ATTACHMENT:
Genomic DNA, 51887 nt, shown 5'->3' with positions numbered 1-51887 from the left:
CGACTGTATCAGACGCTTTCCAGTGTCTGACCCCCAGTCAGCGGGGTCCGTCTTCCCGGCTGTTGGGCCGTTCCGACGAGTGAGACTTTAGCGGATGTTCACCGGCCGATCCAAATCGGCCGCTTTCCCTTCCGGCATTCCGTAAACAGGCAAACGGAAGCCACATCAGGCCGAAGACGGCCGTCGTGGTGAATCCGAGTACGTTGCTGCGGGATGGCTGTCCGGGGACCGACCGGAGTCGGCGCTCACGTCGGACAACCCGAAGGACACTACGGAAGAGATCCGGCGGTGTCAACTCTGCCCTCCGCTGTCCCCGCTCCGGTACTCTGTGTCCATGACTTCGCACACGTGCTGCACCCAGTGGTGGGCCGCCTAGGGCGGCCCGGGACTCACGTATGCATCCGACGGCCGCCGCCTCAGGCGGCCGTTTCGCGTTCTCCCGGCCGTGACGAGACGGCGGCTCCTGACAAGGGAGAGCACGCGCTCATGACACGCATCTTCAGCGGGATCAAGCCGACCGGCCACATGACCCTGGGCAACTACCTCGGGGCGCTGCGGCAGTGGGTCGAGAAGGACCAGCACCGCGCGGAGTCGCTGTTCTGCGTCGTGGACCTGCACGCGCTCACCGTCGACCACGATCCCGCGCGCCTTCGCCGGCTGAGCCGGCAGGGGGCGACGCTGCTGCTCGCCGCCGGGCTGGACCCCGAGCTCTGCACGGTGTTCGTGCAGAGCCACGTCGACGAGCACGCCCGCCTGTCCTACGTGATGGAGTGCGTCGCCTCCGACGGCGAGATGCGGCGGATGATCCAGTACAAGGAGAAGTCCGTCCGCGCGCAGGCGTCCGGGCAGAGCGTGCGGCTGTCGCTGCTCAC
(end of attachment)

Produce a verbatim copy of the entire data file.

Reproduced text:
Genomic DNA, 51887 nt, shown 5'->3' with positions numbered 1-51887 from the left:
CGACTGTATCAGACGCTTTCCAGTGTCTGACCCCCAGTCAGCGGGGTCCGTCTTCCCGGCTGTTGGGCCGTTCCGACGAGTGAGACTTTAGCGGATGTTCACCGGCCGATCCAAATCGGCCGCTTTCCCTTCCGGCATTCCGTAAACAGGCAAACGGAAGCCACATCAGGCCGAAGACGGCCGTCGTGGTGAATCCGAGTACGTTGCTGCGGGATGGCTGTCCGGGGACCGACCGGAGTCGGCGCTCACGTCGGACAACCCGAAGGACACTACGGAAGAGATCCGGCGGTGTCAACTCTGCCCTCCGCTGTCCCCGCTCCGGTACTCTGTGTCCATGACTTCGCACACGTGCTGCACCCAGTGGTGGGCCGCCTAGGGCGGCCCGGGACTCACGTATGCATCCGACGGCCGCCGCCTCAGGCGGCCGTTTCGCGTTCTCCCGGCCGTGACGAGACGGCGGCTCCTGACAAGGGAGAGCACGCGCTCATGACACGCATCTTCAGCGGGATCAAGCCGACCGGCCACATGACCCTGGGCAACTACCTCGGGGCGCTGCGGCAGTGGGTCGAGAAGGACCAGCACCGCGCGGAGTCGCTGTTCTGCGTCGTGGACCTGCACGCGCTCACCGTCGACCACGATCCCGCGCGCCTTCGCCGGCTGAGCCGGCAGGGGGCGACGCTGCTGCTCGCCGCCGGGCTGGACCCCGAGCTCTGCACGGTGTTCGTGCAGAGCCACGTCGACGAGCACGCCCGCCTGTCCTACGTGATGGAGTGCGTCGCCTCCGACGGCGAGATGCGGCGGATGATCCAGTACAAGGAGAAGTCCGTCCGCGCGCAGGCGTCCGGGCAGAGCGTGCGGCTGTCGCTGCTCAC